The ordinary definition of the militia “[i]s all able-bodied men.” Heller, 554 U.S. at 707 (Breyer, J. dissenting). The Supreme Court in Heller recognized that through Congress’ plenary power, it organized all able-bodied men between 18 and 45 as part of the militia in the first Militia Act. Heller, 554 U.S. at 596. Thus, the Supreme Court recognized 18-to-20-year-olds as part of the militia; and as such, they necessarily have the right to keep and bear arms. Further, as affirmed in Heller, the right to keep and bear arms extends beyond the militia, reserving an individual right to keep and bear arms for all lawful purposes, “most notably for self-defense within the home.” McDonald v. City of Chicago, 561 U.S. 742, 780 (2010). 

Again, I grew up with guns and am content with SB 1100. But based on the definition of “militia” in Heller and McDonald, the plaintiffs in the SB 1100 have a good argument. If you determine that the militia is defined as those eligible to serve in the military, and even more so those required to register with the government therefore, then at minimum men over the age 18 fit into those constitutionally allowed to own guns, reasonably regulated under Supreme Court precedent. Now, Heller was authored by Justice Scalia in a 5-4 decision joined by C.J. Roberts and Justices Kennedy, Thomas, and Alito. Justice Stevens authored the dissent, joined by Justices Souter, Ginsburg, and Breyer.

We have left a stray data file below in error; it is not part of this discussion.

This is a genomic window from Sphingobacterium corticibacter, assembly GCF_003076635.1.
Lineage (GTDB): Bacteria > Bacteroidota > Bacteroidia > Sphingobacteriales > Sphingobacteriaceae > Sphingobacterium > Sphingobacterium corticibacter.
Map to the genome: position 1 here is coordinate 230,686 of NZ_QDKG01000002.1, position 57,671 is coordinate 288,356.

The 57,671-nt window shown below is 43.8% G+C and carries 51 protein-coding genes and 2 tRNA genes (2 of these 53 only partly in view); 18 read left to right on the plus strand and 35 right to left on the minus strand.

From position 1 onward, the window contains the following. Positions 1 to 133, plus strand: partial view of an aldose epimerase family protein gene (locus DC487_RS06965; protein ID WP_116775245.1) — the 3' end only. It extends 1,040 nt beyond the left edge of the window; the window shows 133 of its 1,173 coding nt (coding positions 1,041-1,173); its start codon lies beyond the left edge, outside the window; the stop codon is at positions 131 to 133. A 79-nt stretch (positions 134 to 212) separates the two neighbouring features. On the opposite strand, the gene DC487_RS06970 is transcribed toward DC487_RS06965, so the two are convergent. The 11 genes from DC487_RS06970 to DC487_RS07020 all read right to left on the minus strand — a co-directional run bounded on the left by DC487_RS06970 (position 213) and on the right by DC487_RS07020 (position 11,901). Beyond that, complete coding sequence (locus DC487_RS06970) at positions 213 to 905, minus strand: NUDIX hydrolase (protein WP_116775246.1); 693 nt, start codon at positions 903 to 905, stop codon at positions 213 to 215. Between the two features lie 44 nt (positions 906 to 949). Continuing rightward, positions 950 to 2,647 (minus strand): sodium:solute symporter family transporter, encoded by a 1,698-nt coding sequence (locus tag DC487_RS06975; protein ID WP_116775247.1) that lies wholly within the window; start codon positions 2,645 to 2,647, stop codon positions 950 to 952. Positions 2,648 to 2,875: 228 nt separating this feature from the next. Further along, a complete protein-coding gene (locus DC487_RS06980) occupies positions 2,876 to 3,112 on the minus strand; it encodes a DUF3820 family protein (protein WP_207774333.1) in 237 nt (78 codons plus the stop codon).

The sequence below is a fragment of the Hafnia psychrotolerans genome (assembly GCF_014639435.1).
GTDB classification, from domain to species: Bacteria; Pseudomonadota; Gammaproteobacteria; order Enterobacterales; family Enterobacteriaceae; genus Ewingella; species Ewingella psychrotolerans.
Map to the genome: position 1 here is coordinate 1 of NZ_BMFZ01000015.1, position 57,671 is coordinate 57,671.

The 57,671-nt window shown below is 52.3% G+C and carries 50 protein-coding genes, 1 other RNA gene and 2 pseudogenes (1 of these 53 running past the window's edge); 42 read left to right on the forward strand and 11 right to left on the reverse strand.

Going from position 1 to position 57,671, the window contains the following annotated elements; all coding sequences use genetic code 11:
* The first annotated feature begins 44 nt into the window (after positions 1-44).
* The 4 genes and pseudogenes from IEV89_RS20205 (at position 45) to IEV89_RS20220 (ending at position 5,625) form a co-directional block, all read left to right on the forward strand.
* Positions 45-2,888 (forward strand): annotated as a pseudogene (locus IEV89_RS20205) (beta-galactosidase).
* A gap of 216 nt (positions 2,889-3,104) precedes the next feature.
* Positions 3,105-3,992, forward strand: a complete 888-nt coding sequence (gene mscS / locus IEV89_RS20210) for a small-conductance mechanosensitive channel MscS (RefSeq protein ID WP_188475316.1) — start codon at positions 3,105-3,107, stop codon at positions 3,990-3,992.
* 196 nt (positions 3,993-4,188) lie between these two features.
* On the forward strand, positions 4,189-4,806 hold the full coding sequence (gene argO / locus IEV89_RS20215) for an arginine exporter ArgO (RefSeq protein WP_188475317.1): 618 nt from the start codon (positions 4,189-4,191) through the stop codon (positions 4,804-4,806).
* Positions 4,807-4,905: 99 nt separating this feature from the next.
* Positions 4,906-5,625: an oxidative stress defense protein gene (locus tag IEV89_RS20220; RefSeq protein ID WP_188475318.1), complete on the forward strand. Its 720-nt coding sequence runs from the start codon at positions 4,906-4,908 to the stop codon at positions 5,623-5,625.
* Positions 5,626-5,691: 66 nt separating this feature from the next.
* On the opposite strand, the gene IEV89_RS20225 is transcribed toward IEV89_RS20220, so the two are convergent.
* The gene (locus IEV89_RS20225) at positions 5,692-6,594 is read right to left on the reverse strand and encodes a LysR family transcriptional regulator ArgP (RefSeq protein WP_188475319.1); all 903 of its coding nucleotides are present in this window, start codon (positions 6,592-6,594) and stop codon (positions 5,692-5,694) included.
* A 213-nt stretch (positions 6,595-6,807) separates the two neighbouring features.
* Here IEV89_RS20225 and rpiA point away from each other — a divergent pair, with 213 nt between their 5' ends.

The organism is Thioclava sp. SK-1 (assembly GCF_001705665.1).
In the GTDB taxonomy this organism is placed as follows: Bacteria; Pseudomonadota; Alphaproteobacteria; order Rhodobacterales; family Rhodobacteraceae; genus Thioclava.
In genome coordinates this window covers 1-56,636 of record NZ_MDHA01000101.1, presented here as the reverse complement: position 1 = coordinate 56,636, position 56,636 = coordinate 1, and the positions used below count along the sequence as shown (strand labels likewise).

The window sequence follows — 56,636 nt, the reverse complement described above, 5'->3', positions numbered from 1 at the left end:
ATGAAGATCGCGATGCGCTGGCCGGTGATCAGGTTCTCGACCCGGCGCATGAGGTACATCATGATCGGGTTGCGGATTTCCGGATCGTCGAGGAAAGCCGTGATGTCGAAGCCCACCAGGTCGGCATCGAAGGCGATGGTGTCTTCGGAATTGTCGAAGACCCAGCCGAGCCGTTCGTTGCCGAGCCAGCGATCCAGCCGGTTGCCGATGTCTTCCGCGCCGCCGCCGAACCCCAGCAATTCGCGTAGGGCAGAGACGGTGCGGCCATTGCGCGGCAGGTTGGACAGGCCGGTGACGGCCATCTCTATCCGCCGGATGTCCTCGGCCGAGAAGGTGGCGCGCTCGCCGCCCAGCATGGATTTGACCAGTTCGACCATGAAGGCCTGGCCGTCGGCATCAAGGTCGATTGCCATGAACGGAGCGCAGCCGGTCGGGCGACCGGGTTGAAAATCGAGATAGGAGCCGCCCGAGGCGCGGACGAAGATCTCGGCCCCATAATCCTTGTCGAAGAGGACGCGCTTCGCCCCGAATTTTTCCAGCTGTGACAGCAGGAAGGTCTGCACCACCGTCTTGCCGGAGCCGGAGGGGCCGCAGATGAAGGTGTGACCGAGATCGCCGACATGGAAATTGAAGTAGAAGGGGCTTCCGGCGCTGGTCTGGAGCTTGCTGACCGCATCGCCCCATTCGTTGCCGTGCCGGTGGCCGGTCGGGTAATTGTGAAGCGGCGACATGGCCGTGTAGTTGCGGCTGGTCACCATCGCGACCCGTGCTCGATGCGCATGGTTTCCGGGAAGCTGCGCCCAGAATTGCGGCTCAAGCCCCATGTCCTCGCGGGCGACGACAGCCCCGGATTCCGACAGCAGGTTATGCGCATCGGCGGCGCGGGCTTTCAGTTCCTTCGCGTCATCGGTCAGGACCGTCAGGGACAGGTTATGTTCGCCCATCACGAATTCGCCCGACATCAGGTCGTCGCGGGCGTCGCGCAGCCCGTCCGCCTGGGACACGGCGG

I may not like the opinion. I honestly don’t know what the authors of the Second Amendment meant with this wording:

“A well regulated Militia, being necessary to the security of a free State, the right of the people to keep and bear Arms, shall not be infringed.”

Believe it or not, I spend a lot of my time editing my own words. Later I read it again after its too late and think, “Damn, that comma was in the wrong place.” Commas and needless clauses can completely confuse a reader. 

Last night, I picked Yale Law professor Akhil Amar’s great book “The Bill of Rights” off my bookshelf and read the chapter that covers the Second Amendment. Notably, the discussion is found in chapter three entitled “The Military Amendments.” Those include the Second Amendment and the Third Amendment, one which we never talk about and provides: